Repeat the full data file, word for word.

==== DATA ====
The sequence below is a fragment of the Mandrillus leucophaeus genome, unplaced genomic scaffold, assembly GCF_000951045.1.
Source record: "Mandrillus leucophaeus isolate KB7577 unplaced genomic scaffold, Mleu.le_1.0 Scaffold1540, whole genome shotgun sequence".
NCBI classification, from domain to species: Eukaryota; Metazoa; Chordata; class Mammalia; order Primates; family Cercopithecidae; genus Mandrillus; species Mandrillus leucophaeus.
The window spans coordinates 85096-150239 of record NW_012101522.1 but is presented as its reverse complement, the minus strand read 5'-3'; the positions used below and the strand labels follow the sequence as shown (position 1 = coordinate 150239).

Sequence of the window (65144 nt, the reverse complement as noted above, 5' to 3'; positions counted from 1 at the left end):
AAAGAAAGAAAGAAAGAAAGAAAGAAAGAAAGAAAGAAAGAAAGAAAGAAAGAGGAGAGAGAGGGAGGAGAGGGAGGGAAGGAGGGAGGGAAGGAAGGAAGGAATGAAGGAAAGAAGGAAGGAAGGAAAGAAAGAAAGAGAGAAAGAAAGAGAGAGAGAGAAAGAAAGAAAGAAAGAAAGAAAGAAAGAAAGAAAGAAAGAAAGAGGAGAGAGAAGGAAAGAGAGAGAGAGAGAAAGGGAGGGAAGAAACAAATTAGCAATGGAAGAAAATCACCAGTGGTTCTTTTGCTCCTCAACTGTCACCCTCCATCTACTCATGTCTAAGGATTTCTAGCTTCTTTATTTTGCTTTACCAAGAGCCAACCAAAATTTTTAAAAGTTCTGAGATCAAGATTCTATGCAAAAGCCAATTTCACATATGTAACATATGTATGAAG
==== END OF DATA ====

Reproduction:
The sequence below is a fragment of the Mandrillus leucophaeus genome, unplaced genomic scaffold, assembly GCF_000951045.1.
Source record: "Mandrillus leucophaeus isolate KB7577 unplaced genomic scaffold, Mleu.le_1.0 Scaffold1540, whole genome shotgun sequence".
NCBI classification, from domain to species: Eukaryota; Metazoa; Chordata; class Mammalia; order Primates; family Cercopithecidae; genus Mandrillus; species Mandrillus leucophaeus.
The window spans coordinates 85096-150239 of record NW_012101522.1 but is presented as its reverse complement, the minus strand read 5'-3'; the positions used below and the strand labels follow the sequence as shown (position 1 = coordinate 150239).

Sequence of the window (65144 nt, the reverse complement as noted above, 5' to 3'; positions counted from 1 at the left end):
AAAGAAAGAAAGAAAGAAAGAAAGAAAGAAAGAAAGAAAGAAAGAAAGAAAGAGGAGAGAGAGGGAGGAGAGGGAGGGAAGGAGGGAGGGAAGGAAGGAAGGAATGAAGGAAAGAAGGAAGGAAGGAAAGAAAGAAAGAGAGAAAGAAAGAGAGAGAGAGAAAGAAAGAAAGAAAGAAAGAAAGAAAGAAAGAAAGAAAGAAAGAGGAGAGAGAAGGAAAGAGAGAGAGAGAGAAAGGGAGGGAAGAAACAAATTAGCAATGGAAGAAAATCACCAGTGGTTCTTTTGCTCCTCAACTGTCACCCTCCATCTACTCATGTCTAAGGATTTCTAGCTTCTTTATTTTGCTTTACCAAGAGCCAACCAAAATTTTTAAAAGTTCTGAGATCAAGATTCTATGCAAAAGCCAATTTCACATATGTAACATATGTATGAAG